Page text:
COMMENT G25, a group of concerned citizens, has issued several statements on moderation in Islam and the transparency and integrity of the system of governance in Malaysia. We believe both are important issues for upholding the image of Malaysia as a progressive country that respects the constitutional rights of the people and their expectations for justice in the administration of law and order.
G25 has issued statements on the importance of sustaining strong institutions that are allowed to undertake their functions independent of political interference. In this context, the appointment of the next chief commissioner of the Malaysian Anti-Corruption Commission (MACC), in our view, is a matter of significant national interest.
Whoever is appointed must meet public expectations that the nominee can do his or her job as a professional. Meeting this expectation is even more critical, given the recent developments affecting MACC.
It is in the public domain, domestically and internationally, that Malaysia is losing ground on sustaining its strong institutions, a position Malaysia was seen as a leader.
We can redress this perception in the appointment of the chief commissioner of MACC to be a person,not only highly qualified, but also able to exercise integrity and manage the operations of MACC with a high degree of independence and accountability in administering all the powers accorded to MACC by the Malaysian Anti-Corruption Commission Act 2009.
In the immediate term, G25 would like to support the proposal by the Institute for Democracy and Economic Affairs (Ideas) that the government appoints an internal candidate who can provide the continuity to complete the changes being implemented in the MACC to make it a more effective agency and fulfil its mandate of an independent and accountable anti-corruption agency.
Relative to the region, Malaysia is lagging behind, having deteriorated significantly on the measures of corruption indices. In the current environment of uncertainty, an internal appointment can help restore some level of confidence.
Expectations of members of the public and investors from the chief commissioner of MACC are no different from what they expect of the governor of Bank Negara Malaysia.
Adopt open, transparent selection process
In the medium term, G25 proposes that the government put in place a more open and transparent selection process for leadership in key agencies, including the MACC.
This process should be based on best practices in the developed world that are now adopted by emerging economies, whereby key appointments are made in a public manner, through convening a Parliamentary Select Committee with terms of reference to scrutinise the suitability of the candidates nominated for the job.
During the select committee hearings, the Members of Parliament, as committee members representing the voice of the people, will examine whether the government is justified in choosing the most qualified persons based on criteria that is published.
The candidates shortlisted and given to the parliamentary committee for selection shall include both internal candidates in the MACC as well candidates outside the agency. Members of the public, including professional and civil society organisations that have specific objections, should be allowed to make their presentations to the Parliamentary Select Committee.
It is time for Malaysia to adopt this consultative and open process of making appointments to top positions in the civil administration, in view of the need to get a buy-in from the public. Gaining public confidence that the candidate is a professional who can be depended upon to lead key agencies like the MACC without fear and favour in enforcing the law, is most important for providing legitimacy to the appointment.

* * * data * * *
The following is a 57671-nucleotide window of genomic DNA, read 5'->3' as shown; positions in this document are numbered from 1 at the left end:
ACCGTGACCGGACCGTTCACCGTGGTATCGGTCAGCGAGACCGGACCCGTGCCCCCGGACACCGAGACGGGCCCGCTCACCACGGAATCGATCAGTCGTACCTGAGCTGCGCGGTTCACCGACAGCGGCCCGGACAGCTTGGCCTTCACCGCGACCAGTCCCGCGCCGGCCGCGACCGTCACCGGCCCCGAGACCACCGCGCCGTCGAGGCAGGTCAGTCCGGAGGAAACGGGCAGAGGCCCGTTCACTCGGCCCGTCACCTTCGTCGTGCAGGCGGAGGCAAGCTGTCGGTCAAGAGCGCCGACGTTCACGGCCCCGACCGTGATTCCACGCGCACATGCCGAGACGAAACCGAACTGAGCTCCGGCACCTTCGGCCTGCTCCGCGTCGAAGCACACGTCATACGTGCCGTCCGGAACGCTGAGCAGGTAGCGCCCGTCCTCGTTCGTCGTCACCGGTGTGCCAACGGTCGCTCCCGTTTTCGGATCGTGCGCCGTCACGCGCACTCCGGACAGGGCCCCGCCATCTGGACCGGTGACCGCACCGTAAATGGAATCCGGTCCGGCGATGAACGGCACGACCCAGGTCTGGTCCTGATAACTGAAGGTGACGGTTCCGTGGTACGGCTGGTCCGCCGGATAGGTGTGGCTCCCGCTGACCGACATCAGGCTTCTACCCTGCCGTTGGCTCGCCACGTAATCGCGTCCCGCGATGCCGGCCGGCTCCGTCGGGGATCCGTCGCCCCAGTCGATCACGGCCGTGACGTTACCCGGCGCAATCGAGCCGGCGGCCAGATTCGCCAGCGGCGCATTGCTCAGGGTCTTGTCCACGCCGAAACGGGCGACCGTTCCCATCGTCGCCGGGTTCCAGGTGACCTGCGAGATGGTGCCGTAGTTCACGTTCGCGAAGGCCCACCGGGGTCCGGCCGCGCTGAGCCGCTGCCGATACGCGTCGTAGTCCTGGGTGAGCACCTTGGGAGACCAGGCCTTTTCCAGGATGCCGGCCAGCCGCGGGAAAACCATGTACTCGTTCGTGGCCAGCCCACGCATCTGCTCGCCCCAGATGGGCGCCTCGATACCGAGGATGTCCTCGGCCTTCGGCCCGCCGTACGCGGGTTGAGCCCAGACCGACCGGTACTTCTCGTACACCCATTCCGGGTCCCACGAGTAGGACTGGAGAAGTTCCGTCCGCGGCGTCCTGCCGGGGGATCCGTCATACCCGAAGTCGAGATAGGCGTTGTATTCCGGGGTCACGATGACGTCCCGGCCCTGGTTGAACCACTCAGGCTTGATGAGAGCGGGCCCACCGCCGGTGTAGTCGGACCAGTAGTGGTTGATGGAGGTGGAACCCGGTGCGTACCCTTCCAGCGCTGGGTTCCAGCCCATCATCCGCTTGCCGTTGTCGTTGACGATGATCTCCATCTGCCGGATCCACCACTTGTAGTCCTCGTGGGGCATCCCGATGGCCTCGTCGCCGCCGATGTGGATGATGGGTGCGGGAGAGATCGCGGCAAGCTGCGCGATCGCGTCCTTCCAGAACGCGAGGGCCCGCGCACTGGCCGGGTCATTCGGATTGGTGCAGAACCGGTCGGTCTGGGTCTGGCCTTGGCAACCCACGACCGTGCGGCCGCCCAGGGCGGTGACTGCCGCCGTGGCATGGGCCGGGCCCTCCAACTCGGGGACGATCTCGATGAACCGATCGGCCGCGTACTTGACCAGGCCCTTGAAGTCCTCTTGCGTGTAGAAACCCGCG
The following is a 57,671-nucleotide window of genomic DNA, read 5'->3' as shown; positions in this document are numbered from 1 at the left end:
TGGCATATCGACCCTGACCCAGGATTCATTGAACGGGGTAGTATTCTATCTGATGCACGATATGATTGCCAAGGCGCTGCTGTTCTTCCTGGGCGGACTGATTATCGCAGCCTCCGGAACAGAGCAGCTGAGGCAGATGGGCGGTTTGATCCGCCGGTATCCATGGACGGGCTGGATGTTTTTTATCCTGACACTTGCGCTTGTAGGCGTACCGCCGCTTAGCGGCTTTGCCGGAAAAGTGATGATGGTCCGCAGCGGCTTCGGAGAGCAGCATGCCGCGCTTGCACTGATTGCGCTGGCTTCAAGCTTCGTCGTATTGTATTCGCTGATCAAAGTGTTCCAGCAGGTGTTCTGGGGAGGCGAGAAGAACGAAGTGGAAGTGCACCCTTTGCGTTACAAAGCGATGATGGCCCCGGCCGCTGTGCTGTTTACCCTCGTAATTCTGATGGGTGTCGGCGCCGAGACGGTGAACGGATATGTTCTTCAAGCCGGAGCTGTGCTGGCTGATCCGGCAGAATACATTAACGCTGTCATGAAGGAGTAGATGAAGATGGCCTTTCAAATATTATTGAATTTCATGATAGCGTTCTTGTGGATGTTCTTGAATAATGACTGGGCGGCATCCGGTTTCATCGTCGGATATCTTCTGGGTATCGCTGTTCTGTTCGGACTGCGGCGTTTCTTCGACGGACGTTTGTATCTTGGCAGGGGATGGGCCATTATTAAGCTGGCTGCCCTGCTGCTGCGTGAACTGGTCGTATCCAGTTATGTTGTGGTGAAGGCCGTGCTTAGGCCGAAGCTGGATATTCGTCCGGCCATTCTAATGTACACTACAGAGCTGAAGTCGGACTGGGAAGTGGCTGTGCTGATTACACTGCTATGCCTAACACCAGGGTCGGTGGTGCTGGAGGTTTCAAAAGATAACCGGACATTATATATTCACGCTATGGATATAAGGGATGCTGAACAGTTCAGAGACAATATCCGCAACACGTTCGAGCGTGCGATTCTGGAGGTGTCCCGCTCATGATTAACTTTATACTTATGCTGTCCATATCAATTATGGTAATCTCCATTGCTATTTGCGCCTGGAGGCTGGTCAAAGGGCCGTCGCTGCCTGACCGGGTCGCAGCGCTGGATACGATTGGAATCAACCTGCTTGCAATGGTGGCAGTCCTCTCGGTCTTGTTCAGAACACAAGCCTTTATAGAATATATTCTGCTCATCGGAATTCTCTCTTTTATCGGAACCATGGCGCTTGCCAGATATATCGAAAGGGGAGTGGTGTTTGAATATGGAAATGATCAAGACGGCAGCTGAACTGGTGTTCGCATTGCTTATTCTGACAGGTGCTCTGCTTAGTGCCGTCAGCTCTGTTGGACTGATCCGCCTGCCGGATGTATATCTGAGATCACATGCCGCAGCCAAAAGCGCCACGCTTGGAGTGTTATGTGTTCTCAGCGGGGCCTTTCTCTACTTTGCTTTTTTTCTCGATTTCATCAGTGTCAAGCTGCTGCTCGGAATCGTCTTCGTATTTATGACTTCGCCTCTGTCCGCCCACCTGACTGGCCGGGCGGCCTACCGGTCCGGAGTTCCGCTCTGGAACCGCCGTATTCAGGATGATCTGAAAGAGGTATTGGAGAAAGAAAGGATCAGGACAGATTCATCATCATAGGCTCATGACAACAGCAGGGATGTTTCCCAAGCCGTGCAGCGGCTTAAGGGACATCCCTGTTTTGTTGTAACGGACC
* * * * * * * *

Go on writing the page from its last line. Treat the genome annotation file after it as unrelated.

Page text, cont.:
Adopting this open process will put Malaysia on par with regional countries like Indonesia, where corruption had been a major factor in slowing down economic development. The changes in the Komisi Pemberantasan Korupsi (KPK or Corruption Eradication Commission) and appointment of its chief commissioner by a parliamentary committee and approved by the president have helped improve Indonesia’s ranking in the global measurement of corruption indices.
It has also contributed to enhancing investor confidence in the long-term economic potential of Indonesia. Indonesia now receives the largest share of the Asean inward investments in IH 2015, at 31 percent of the total foreign direct investments (FDIs) into Asean.
It is necessary for G25 to state that there has been an erosion of confidence in recent years on the calibre of top officials and their professionalism in handling crisis situations, involving race and religion, in managing scandalous cases involving public finance and corporate frauds and in responding to the allegations of cronyism, favouritism and official cover-ups in our country.
Together with all the secrecy rules to deny public access to information, there is a strong impression, locally and internationally, that there is discrimination and selectivity in the administration of law and order in Malaysia.
This is not conducive to the investment climate because investors today are showing more concern for transparency in government than they used to. Similarly, our own citizens expect their government to take into consideration their concern when making pivotal decisions on crucial appointments, for they are now more worried than before about the quality of government officials.
We believe that it is crucial for the government to take concrete steps to restore the good name of Malaysia as a well administered country. One immediate step that can redeem our credibility is to empower Parliament with a greater oversight function, such as the establishment of a select committee to deliberate on the quality of candidates proposed for key positions.
JASMINE ZULKIFLI, for and on behalf of independent, non-governmental movement G25.